Words cannot describe how wretched Fiorentina were today. It was Paulo Sousa-level bad. It was Siniša Mihajlović-level bad. The team didn’t register a single shot on target in 90 minutes. The defense left ragged gaps all day that Cagliari happily motored into. The midfield never found anything resembling a threatening forward pass. The attack never shook loose from the opposing defense. In such an important game, at home, against a team in the relegation zone, I cannot emphasize how flat and pathetic the effort was, and a lot of that has to fall squarely on Pioli.
Opting for Eysseric over Saponara from the start was certainly a tremendous mistake. The Cheese has been a critical part of the newfound attacking fluidity we’ve seen in Florence, while Eysseric has been a bit player. But the passionless, flat, and generally disinterested performance from the squad as a whole is a much bigger problem. Pioli has usually gotten the most from his players, but today they were just going through the motions. Every team has matches like this, yeah, but having one at such a critical juncture has to make club leadership wonder if Pioli’s the right man for the job next year.
Sportiello: 5—Wasn’t tested much, but mostly did well to come quickly off his line. Dinged for his distribution, which was bad all evening and nearly led to an own goal at one point.
Laurini: 4.5—Made one excellent intervention to prevent a Farias cross from reaching its target, but was picked on all night by the likes of Farias, Padoin, and Lykogiannis, who are not exactly world-beaters. Offered nothing on the front foot either. Pioli likes him in a 4-man defense working against 2 strikers, but I still can’t figure out why for the life of me.
Milenković: 4.5—The handball leading to the goal was completely unnecessary, but Nikola had trouble tracking the runs of Leonardo Pavoletti and Marco Sau for the full 90 minutes. Up against wily veterans, it’s hard to be too mad at the youngster, and we’re confident he’ll bounce back.
Pezzella: 4—Struggled as much as his centerback partner, although it’s way more embarrassing for a dude who very well might make Argentina’s World Cup squad. Seemed a step behind for the entire game.
Biraghi: 4—Ran a whole lot, but didn’t accomplish anything. Fluffed a very good Chiesa-created chance, got himself booked for being dumb, and gave Farias and Paolo Faragò free rein down the wing. His crossing was, to put it charitably, uneven.
Benassi: 3.5—Fiorentina’s pre-eminent cosplayer of HG Wells characters did it again. The invisible man routine is starting to get pretty old.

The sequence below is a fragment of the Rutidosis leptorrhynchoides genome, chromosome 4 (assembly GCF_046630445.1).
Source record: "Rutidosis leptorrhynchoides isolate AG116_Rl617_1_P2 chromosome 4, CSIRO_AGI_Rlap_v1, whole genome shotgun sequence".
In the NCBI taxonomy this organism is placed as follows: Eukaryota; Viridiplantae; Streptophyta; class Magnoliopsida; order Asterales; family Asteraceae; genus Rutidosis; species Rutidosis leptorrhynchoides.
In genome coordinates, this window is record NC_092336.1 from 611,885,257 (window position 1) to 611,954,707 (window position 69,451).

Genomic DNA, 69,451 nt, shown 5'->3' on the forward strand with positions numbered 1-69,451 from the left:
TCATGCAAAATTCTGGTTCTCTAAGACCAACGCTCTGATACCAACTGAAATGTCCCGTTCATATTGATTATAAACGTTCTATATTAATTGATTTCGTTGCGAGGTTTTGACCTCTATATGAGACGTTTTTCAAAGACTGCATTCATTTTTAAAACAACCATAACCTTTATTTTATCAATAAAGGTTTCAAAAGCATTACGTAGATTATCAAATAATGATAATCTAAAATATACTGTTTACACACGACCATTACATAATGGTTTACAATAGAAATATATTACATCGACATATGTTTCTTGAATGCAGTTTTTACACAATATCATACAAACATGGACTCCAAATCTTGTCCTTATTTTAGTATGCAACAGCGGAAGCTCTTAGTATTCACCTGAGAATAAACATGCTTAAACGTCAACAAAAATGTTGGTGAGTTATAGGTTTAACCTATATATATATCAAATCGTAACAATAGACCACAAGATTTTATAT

Badelj: 4.5—Gave the ball away cheaply a few times, but also failed to shield his defense at all. Basically did everything the opposite of how you want a holding midfielder to do things, which is very unlike his usual modus operandi.
Veretout: 0—Don’t think I’ve ever given a grade this low to anyone, but Jordan sure did earn it. From the terrible miss at the start to the execrable display at the end and through the intervening anonymous 90 minutes, he was simply bad.
Chiesa: 6.5—The only player who showed any signs of life. Beat his defender several times, had a couple of dangerous shots, set up a few good chances. On any other day, it might have been enough, but with nobody else even trying out there, he was one man against eleven.
Eysseric: 4.5—Had a few nice interchanges with Chiesa and Benassi early on, but rapidly disappeared from sight. Never seemed likely to pull the strings effectively enough to set Cholito or Fede through, and that was his only job.
Simeone: 5—His evening was summed up by a moment in the second half. He was fouled while dropping deep into midfield, popped up to his feet, played in Falcinelli with a quick free kick, and watched his fellow striker cross into the fourth row of seats. Yeah, he ran and worked, but never once looked like scoring.
Saponara: 4—By the time he arrived, the rest of the team was already shell-shocked, and Ricky simply couldn’t find a way to bring the best out of them. Still waiting for someone to explain to me why he didn’t start, as he might have found enough space in the early going to actually do something.
Dias: 5—Actually did something useful shortly after entering, beating two defenders to cut inside from the right and uncork an excellent shot that whistled just wide of the post with Cragno well-beaten. Didn’t really have time to do anything else.